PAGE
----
But the NYC subway’s 4 track mainlines have effectively been the only comprehensive, competitive solution to dealing with many close stops and still winning speed gains over the longer haul.

    I’m talking a Van Ness, Geary and M-Oceanview subways for starters, with the Central Subway getting an extra few hundred million dollars to ensure that tracks are long enough to be able to serve both high to low floor vehicles over time as well as a coherent connection with the Market Street subway. “Saving” money by shortening stations and failing to connect with existing subways is like “saving” money by cutting maintenance on vehicles and guidewya.

    Subways are it. Anything less means that the terrorists win.

    -marc

  • Ha, the terrorists have already won. But yeah, I get what you are saying. But a bad CS will only speed the slow death that is MUNI. Not that BART is the answer, but the Geary BART line extension floated so many years ago should have been realized. Putting MUNI’s current LRV system underground isn’t going to fly.

  • marcos

    “Putting MUNI’s current LRV system underground isn’t going to fly.”

    Depends what you mean by fly. The current nonkosher Metro that mixes surface with subway is unclean. It only flies when underground, average speeds approaching 30mph. On surface, it barely gets to 20mph.

    We need to get a handle around the fact that faster transit requires more expensive infrastructure and costs more per vehicle mile than slower transit and devise funding schemes that distribute those costs equitably.

    Otherwise, agreed, adding more slow nonkosher LRV only digs us deeper into a hole. The proposed comprehensive MTA reform Charter Amendment hopefully will serve as a well thought out stake in the ground that provides the basis for the kind of political confidence that will be needed to put the system on a sustainable footing.

    It is always difficult to dig yourself out of a hole when others keep shoveling soil onto you.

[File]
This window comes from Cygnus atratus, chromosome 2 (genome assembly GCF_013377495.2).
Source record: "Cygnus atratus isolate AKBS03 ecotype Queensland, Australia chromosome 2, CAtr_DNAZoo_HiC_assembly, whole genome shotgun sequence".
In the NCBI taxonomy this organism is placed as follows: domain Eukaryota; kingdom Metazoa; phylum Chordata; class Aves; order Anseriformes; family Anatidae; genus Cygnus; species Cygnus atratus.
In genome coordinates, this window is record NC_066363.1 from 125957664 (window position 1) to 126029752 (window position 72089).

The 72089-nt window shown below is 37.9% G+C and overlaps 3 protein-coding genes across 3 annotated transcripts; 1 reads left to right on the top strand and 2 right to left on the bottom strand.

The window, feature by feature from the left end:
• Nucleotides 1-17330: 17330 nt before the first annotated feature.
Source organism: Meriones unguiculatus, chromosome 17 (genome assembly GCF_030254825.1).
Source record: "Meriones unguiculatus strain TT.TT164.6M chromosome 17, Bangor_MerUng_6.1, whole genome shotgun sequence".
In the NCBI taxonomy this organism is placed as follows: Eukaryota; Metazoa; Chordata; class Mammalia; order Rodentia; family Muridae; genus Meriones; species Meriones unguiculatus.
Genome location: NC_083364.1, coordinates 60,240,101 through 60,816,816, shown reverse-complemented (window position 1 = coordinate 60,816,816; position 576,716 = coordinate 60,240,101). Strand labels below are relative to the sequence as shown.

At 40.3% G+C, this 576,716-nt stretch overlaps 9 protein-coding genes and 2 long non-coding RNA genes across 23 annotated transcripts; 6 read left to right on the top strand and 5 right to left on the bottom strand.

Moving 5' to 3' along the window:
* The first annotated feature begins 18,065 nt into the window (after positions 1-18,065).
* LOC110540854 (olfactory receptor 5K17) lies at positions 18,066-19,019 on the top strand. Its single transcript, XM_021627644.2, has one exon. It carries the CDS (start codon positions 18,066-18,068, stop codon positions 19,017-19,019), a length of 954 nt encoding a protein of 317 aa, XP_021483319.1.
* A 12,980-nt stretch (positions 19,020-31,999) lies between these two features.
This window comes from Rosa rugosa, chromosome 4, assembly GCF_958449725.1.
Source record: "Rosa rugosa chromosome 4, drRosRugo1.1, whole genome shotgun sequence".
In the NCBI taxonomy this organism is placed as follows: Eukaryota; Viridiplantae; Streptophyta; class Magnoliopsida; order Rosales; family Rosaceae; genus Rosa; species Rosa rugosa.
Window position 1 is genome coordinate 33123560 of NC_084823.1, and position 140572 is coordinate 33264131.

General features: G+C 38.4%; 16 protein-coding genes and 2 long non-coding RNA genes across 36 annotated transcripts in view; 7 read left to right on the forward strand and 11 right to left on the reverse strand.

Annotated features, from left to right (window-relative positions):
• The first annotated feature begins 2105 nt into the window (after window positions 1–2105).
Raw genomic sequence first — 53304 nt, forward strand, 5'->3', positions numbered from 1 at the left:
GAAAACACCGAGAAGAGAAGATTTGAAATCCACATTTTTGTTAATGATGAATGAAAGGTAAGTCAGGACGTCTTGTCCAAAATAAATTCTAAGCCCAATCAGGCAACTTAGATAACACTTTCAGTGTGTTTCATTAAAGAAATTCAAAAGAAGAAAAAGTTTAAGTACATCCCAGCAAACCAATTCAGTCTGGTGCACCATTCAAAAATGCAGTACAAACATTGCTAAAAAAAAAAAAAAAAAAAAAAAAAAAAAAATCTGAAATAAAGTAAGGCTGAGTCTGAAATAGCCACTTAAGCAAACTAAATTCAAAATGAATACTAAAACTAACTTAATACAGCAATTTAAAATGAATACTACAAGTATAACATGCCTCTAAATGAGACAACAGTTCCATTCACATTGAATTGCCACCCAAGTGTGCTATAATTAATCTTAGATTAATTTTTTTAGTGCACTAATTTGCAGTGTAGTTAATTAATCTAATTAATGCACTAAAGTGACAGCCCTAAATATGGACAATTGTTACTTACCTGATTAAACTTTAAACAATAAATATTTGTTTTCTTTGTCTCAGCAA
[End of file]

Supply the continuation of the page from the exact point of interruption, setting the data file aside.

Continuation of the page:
-marc

  • I guess fly wasn’t the correct word to use, but fits in that context.

    Yes, it does approach 30mph, but that is when it is running. There are so many service issues that is hard to believe the average speed is anywhere near that high.

    But I think overall we agree and yes we need to spend much more on infrastructure but with everything we currently use for transportation (bridges, highways, rails) all falling apart – it is going to be a tough sell.

  • marcos

    Let’s not self censor our aspirations and negotiate ourselves down first, let’s demand the impossible so that the bounds of the attainable are pushed out as far as we can push them.

    -marc

  • Inspiring!

  • marcos

    There is little “leavening” in progressive (term used in its loosest connotation) politics, with advocates pressed so closely to staff that there is no daylight between.

    Thus, more than half of the time advocates end up testifying for staff’s half baked ideas rather than trying to push the envelope and bring staff along. Much of this is due to staff’s predicating access upon cooperation and the need for advocates to remain in a game fueled by access.

    Cities cannot thrive to face challenges on political matzoh alone. Our transit system is flailing, we’re a decade behind on bicycle projects, and the affordable housing mafiosi pushes development plans that throw more soil in we who are trying to dig out of the hole so that they get a few crumbs in fees.

    -marc

  • Alex

    @marcos You’re dreaming if you think that the LRVs fly underground. The problem is NOT in bringing surface traffic underground. A big problem is that the underground infrastructure is a joke.